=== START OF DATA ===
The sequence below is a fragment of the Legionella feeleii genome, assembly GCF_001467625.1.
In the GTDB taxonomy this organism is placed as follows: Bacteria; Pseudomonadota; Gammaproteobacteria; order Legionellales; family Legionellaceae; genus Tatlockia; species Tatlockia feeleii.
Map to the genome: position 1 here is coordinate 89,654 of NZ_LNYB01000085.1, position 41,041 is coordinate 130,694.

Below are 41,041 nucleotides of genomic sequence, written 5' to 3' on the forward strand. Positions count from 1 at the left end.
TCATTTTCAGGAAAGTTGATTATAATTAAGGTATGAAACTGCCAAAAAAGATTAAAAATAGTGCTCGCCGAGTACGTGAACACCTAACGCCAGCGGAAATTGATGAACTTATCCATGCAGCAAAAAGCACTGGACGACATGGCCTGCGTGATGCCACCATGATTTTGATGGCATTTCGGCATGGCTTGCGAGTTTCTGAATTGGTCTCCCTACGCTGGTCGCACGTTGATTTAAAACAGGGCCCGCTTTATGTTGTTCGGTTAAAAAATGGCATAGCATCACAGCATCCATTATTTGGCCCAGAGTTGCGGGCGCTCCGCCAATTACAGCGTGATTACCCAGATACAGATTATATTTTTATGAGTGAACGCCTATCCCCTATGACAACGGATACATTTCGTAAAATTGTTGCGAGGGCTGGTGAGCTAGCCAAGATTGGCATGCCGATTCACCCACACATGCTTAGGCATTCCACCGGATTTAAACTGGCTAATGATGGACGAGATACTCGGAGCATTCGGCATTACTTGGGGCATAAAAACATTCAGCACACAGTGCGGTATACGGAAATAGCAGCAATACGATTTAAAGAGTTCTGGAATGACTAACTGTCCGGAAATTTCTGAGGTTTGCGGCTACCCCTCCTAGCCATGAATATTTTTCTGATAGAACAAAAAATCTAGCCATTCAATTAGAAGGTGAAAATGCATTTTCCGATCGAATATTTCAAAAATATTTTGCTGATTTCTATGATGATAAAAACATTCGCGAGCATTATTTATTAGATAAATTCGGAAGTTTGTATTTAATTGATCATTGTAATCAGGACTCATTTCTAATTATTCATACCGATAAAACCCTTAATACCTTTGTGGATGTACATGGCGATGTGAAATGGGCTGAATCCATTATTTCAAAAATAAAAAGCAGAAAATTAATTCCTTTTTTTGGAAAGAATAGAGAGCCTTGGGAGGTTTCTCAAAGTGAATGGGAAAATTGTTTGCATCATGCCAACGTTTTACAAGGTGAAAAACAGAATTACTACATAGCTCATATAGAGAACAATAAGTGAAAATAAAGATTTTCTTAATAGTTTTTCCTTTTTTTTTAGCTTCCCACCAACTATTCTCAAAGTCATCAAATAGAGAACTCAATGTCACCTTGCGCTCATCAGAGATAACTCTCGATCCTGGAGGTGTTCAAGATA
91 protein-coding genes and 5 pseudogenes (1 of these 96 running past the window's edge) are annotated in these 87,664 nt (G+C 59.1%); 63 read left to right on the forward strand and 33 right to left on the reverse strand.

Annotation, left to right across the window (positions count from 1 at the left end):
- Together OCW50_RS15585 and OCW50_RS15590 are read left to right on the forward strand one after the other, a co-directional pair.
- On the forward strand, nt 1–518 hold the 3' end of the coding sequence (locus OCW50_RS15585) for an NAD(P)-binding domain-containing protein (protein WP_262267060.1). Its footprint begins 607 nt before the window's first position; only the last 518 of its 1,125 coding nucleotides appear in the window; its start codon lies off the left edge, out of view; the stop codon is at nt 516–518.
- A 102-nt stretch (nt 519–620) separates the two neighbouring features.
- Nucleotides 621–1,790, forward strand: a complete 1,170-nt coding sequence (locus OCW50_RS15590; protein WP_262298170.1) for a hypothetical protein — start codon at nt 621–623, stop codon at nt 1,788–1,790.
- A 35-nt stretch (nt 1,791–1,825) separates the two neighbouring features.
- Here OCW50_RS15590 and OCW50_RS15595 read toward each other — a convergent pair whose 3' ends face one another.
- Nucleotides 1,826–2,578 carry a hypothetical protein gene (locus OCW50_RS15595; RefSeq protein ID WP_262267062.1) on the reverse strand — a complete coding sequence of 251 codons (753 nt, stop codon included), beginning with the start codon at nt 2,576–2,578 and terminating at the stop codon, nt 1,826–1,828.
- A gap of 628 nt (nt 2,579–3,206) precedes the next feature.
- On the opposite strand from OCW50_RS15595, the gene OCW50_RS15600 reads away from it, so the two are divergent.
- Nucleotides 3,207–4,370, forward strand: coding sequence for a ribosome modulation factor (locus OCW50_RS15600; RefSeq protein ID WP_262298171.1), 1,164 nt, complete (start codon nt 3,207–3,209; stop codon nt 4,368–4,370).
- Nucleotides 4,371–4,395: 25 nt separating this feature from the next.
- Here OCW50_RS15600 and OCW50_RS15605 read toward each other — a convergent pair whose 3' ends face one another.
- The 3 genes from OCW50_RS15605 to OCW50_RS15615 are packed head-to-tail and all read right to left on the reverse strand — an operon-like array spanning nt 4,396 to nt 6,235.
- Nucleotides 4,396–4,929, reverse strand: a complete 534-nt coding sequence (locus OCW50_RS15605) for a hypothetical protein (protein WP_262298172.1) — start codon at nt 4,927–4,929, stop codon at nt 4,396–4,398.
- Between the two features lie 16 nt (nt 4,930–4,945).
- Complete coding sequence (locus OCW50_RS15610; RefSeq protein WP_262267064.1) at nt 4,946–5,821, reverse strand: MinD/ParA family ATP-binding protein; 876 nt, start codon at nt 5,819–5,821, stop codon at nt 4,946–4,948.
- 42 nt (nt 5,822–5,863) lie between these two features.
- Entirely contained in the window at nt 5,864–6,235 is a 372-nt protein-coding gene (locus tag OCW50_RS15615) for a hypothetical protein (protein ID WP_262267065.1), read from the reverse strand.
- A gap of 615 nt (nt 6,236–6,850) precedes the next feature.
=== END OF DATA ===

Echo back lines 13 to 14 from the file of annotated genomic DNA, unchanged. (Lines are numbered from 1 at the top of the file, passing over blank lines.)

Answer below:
- Here OCW50_RS15590 and OCW50_RS15595 read toward each other — a convergent pair whose 3' ends face one another.
- Nucleotides 1,826–2,578 carry a hypothetical protein gene (locus OCW50_RS15595; RefSeq protein ID WP_262267062.1) on the reverse strand — a complete coding sequence of 251 codons (753 nt, stop codon included), beginning with the start codon at nt 2,576–2,578 and terminating at the stop codon, nt 1,826–1,828.